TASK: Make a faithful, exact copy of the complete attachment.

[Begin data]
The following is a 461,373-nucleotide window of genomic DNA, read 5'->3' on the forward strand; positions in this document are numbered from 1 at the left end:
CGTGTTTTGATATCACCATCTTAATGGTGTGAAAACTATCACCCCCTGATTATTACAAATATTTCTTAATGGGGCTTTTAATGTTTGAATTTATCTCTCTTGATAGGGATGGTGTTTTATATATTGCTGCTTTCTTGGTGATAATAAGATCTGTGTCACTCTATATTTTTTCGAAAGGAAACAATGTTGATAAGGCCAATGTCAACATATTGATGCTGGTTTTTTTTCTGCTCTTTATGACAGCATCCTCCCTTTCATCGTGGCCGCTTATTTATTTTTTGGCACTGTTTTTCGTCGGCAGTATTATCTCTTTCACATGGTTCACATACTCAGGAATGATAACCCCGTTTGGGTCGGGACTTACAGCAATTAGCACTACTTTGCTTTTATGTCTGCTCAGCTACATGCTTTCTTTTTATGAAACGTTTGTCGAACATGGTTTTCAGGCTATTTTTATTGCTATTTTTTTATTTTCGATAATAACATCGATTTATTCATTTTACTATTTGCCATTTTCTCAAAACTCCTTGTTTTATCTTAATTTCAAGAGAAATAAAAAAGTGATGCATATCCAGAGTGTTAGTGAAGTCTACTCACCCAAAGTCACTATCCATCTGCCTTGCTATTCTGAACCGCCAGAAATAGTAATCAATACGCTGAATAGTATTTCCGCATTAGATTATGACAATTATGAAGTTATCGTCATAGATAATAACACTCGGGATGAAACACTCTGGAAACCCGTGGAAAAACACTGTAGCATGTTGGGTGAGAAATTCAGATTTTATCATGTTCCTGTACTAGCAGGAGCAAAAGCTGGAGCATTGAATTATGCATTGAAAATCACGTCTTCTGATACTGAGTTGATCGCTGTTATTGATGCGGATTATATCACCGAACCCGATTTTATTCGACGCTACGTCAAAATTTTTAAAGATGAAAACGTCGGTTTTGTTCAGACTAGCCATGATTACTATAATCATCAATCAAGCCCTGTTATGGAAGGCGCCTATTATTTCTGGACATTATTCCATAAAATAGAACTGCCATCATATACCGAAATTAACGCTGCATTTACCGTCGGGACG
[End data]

The following is a 461,373-nucleotide window of genomic DNA, read 5'->3' on the forward strand; positions in this document are numbered from 1 at the left end:
CGTGTTTTGATATCACCATCTTAATGGTGTGAAAACTATCACCCCCTGATTATTACAAATATTTCTTAATGGGGCTTTTAATGTTTGAATTTATCTCTCTTGATAGGGATGGTGTTTTATATATTGCTGCTTTCTTGGTGATAATAAGATCTGTGTCACTCTATATTTTTTCGAAAGGAAACAATGTTGATAAGGCCAATGTCAACATATTGATGCTGGTTTTTTTTCTGCTCTTTATGACAGCATCCTCCCTTTCATCGTGGCCGCTTATTTATTTTTTGGCACTGTTTTTCGTCGGCAGTATTATCTCTTTCACATGGTTCACATACTCAGGAATGATAACCCCGTTTGGGTCGGGACTTACAGCAATTAGCACTACTTTGCTTTTATGTCTGCTCAGCTACATGCTTTCTTTTTATGAAACGTTTGTCGAACATGGTTTTCAGGCTATTTTTATTGCTATTTTTTTATTTTCGATAATAACATCGATTTATTCATTTTACTATTTGCCATTTTCTCAAAACTCCTTGTTTTATCTTAATTTCAAGAGAAATAAAAAAGTGATGCATATCCAGAGTGTTAGTGAAGTCTACTCACCCAAAGTCACTATCCATCTGCCTTGCTATTCTGAACCGCCAGAAATAGTAATCAATACGCTGAATAGTATTTCCGCATTAGATTATGACAATTATGAAGTTATCGTCATAGATAATAACACTCGGGATGAAACACTCTGGAAACCCGTGGAAAAACACTGTAGCATGTTGGGTGAGAAATTCAGATTTTATCATGTTCCTGTACTAGCAGGAGCAAAAGCTGGAGCATTGAATTATGCATTGAAAATCACGTCTTCTGATACTGAGTTGATCGCTGTTATTGATGCGGATTATATCACCGAACCCGATTTTATTCGACGCTACGTCAAAATTTTTAAAGATGAAAACGTCGGTTTTGTTCAGACTAGCCATGATTACTATAATCATCAATCAAGCCCTGTTATGGAAGGCGCCTATTATTTCTGGACATTATTCCATAAAATAGAACTGCCATCATATACCGAAATTAACGCTGCATTTACCGTCGGGACG